Despite all efforts to stay off shoals, beaches, or rocks; groundings do happen.
It is said that there are only three kinds of skippers, those who have run aground, those who will run aground, and those that have but won’t admit it. It is important that every boater be prepared for such an event with knowledge of what to do and the equipment with which to do it.
First, here is what you should not do when you run aground. Unless you are absolutely sure that it is a small shoal with deeper water ahead, do not apply power and try to push your way across, you will only put yourself harder aground. Do not immediately shift into reverse and increase engine power in an attempt to back off, you might suck up mud and/or bottom vegetation into the engine intake (watch for any signs of engine overheating), and you might further damage the propellers. Instead, take time to assess the situation. Is any water coming into the hull? Where exactly are you? How did you get there? Where might deeper water lie? What is the state of the tide? If you have a dinghy in the water, or can launch one, use it to take soundings all around your boat. If you are in a rocky area, it is especially important not to attempt to refloat the craft immediately. First, check for any hull damage. The rocks you are on might be the only thing keeping your boat afloat! If the damage is considerable, set out an anchor or two to keep you in place for the time being. Even if you don’t need any immediate assistance, you should radio the Coast Guard or other local authority. Advise them of your situation and your intended actions.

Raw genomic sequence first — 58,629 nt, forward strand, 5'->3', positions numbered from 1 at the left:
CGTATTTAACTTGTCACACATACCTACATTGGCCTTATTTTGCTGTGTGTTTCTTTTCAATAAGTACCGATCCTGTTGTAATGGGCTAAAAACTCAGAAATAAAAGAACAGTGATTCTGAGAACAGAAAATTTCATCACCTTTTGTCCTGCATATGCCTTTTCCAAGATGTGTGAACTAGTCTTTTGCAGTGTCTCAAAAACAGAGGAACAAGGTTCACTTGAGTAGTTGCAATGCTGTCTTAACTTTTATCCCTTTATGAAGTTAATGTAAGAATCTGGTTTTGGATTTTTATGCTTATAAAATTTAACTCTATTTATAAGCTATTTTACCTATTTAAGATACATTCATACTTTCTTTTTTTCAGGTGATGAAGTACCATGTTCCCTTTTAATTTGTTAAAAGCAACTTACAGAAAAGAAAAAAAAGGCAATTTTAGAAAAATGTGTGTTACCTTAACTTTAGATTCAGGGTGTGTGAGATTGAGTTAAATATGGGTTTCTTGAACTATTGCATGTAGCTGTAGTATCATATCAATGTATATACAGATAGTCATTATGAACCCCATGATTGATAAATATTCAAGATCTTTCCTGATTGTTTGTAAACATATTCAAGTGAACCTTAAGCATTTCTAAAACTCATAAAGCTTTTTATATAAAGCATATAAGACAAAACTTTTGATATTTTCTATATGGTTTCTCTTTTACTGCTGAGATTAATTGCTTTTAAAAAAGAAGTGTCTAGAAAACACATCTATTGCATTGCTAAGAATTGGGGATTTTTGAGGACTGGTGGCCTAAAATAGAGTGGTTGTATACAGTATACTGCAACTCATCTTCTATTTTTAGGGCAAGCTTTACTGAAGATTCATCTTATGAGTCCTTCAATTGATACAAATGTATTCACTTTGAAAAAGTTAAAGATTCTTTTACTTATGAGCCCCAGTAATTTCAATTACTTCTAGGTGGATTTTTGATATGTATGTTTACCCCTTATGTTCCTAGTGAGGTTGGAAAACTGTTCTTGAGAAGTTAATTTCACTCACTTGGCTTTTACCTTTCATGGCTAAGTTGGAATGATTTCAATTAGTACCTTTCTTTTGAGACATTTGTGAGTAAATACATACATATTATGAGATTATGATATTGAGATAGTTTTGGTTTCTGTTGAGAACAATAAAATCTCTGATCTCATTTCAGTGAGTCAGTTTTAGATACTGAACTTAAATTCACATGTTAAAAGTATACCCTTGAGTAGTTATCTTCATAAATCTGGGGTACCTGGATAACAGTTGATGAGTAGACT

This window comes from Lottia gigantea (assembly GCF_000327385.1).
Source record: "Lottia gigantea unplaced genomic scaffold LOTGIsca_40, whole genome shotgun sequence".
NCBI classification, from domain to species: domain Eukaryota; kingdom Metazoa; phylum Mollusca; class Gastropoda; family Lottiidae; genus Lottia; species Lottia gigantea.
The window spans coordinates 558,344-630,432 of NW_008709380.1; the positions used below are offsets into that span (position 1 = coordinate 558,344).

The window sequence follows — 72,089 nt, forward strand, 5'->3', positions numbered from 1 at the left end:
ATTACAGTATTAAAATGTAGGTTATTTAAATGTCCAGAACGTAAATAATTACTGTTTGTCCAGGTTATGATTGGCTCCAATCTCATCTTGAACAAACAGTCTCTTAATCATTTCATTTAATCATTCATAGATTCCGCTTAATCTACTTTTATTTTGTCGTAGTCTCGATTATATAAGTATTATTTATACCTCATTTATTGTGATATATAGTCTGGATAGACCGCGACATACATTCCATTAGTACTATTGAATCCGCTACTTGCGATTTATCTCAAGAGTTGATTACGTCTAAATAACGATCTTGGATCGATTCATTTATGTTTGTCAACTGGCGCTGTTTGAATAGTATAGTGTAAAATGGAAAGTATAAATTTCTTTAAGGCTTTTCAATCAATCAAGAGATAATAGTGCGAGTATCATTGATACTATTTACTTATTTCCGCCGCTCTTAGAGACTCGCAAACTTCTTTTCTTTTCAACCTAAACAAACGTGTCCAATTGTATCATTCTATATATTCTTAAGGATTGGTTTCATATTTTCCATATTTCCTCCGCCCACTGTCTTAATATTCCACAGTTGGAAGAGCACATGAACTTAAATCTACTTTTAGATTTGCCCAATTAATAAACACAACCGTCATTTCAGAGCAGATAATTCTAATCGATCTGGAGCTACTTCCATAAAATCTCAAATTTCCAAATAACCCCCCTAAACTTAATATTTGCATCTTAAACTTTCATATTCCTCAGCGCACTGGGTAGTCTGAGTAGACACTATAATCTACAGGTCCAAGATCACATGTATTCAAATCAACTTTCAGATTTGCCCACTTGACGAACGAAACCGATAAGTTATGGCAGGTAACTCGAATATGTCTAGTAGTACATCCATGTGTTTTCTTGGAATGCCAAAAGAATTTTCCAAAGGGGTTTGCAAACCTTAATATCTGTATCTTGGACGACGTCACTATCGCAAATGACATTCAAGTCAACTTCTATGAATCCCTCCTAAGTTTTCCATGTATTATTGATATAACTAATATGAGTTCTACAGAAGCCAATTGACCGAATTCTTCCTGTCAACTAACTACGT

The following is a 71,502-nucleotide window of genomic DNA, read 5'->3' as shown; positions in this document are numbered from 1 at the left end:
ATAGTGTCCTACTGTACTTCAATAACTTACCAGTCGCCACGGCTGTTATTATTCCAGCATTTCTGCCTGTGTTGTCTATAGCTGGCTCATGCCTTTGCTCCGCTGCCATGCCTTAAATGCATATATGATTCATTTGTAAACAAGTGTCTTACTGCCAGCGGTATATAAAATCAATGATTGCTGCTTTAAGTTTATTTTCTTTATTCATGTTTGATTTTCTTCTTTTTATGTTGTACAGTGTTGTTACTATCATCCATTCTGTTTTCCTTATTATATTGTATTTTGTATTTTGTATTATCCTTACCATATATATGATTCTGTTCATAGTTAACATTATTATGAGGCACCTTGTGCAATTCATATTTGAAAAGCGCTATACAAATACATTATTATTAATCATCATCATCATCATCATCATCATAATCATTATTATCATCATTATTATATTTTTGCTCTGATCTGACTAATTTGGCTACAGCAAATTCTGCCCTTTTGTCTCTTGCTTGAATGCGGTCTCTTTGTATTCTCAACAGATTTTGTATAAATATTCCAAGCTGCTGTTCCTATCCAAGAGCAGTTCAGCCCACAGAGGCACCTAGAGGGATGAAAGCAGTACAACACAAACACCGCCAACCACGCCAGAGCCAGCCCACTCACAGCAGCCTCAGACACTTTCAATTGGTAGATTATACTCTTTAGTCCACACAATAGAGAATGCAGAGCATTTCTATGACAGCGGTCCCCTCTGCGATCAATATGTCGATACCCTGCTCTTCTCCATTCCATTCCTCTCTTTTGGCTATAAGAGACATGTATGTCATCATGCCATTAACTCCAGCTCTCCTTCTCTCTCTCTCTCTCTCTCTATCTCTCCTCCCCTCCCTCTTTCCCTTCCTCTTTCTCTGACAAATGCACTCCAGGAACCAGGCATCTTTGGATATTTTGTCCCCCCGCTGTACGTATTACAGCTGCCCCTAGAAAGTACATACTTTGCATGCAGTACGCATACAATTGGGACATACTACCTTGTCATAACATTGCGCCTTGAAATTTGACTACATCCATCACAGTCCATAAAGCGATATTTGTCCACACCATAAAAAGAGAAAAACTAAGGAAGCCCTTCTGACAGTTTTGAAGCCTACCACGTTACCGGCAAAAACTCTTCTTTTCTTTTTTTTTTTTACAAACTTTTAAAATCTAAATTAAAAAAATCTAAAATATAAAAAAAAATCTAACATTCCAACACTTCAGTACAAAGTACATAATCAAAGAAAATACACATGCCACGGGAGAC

Let’s assume that you are lucky and that the tide is rising and that the increased depths will be enough to float you free. Although you might get off sooner if another vessel pulled, letting the tide float you off is less stressful on your hull and your crew. It may be necessary to set out an anchor in the direction of the wind and waves to prevent the rising tide from carrying you further up on the shoal.